When I bought the Damson Dene Hotel, one of my first jobs was to get rid of the conifers which were blocking the view. A “concerned neighbour” (as interfering old bats like to be known) got it into her head that we were planning to cut down an old oak tree in the car park and within ten minutes someone from the Lake District National Park Authority had slapped a Tree Preservation Order on the oak. I didn’t mind, as the oak was (and still is) one of the nicest things about the Damson Dene and I wouldn’t dream of cutting it down.
But is seems that the rules which the National Park Authority apply to ordinary citizens don’t apply to themselves. They own the grounds at Brockhole, which they’ve turned into an adventure playground. As part of their “redevelopment” plans they have decided to fell a historic Araucaria araucana (see here), which most people know as the Monkey Puzzle Tree. The Cumbria Gardens Trust has written a very measured objection to their proposal, but most ordinary people simply say that they are Philistines. The tree is over a hundred years old and is in perfect health. If it was in anyone else’s garden there’s no doubt at all that it would be subject to a Tree Preservation Order, and any attempt to cut it down would result in a trip to court and a five figure fine. However, the National Park Authority seem to think they are above the law. They are entrusted to enforce the rules, but they don’t choose to do so against themselves. This is an abuse of power of the worst kind and all those responsible, from the Chief Executive, Richard Leafe, downwards, to Marina Ramsden, the officer in charge of Tree Preservation Orders, should be thoroughly ashamed of themselves.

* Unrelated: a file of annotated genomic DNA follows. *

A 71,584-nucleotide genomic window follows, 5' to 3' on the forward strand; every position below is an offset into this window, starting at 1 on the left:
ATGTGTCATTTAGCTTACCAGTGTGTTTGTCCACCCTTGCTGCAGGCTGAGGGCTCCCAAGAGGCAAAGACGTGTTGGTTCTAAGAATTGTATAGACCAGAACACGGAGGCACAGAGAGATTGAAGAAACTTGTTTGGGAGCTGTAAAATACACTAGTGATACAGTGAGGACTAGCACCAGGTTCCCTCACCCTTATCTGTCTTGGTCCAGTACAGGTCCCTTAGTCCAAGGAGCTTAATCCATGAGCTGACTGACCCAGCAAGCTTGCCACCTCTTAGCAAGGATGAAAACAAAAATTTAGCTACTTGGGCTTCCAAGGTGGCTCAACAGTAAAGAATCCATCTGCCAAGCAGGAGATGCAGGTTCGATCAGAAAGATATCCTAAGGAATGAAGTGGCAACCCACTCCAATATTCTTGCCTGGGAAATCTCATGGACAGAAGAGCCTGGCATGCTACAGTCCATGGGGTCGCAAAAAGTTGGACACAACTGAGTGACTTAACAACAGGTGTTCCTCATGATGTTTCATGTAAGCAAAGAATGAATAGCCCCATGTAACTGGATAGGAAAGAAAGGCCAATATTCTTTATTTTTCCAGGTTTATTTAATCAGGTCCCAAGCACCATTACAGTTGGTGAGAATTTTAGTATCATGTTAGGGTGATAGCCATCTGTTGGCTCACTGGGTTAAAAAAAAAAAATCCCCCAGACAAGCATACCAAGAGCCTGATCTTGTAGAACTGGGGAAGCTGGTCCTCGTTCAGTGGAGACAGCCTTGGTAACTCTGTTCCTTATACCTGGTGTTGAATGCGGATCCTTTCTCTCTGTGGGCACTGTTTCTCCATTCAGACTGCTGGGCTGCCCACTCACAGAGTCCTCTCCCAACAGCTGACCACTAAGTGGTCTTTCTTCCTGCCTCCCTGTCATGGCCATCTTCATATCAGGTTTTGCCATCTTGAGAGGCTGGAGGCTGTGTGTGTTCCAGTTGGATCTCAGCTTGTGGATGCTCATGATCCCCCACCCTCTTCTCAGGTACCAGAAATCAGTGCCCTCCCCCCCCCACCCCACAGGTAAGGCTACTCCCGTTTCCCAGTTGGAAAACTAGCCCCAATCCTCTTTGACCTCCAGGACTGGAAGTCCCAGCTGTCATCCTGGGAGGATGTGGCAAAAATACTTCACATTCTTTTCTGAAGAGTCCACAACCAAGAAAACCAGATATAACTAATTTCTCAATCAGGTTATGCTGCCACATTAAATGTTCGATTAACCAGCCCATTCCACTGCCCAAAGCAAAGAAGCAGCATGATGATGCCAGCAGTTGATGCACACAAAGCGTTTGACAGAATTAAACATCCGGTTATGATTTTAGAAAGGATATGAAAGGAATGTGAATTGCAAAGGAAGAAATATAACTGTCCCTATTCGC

It remains to be seen if they will find a tree surgeon who is sufficiently devoid of principles to carry out this evil deed, but if they do, he may have to contend with some of the good citizens here, who have chained themselves to the tree in protest.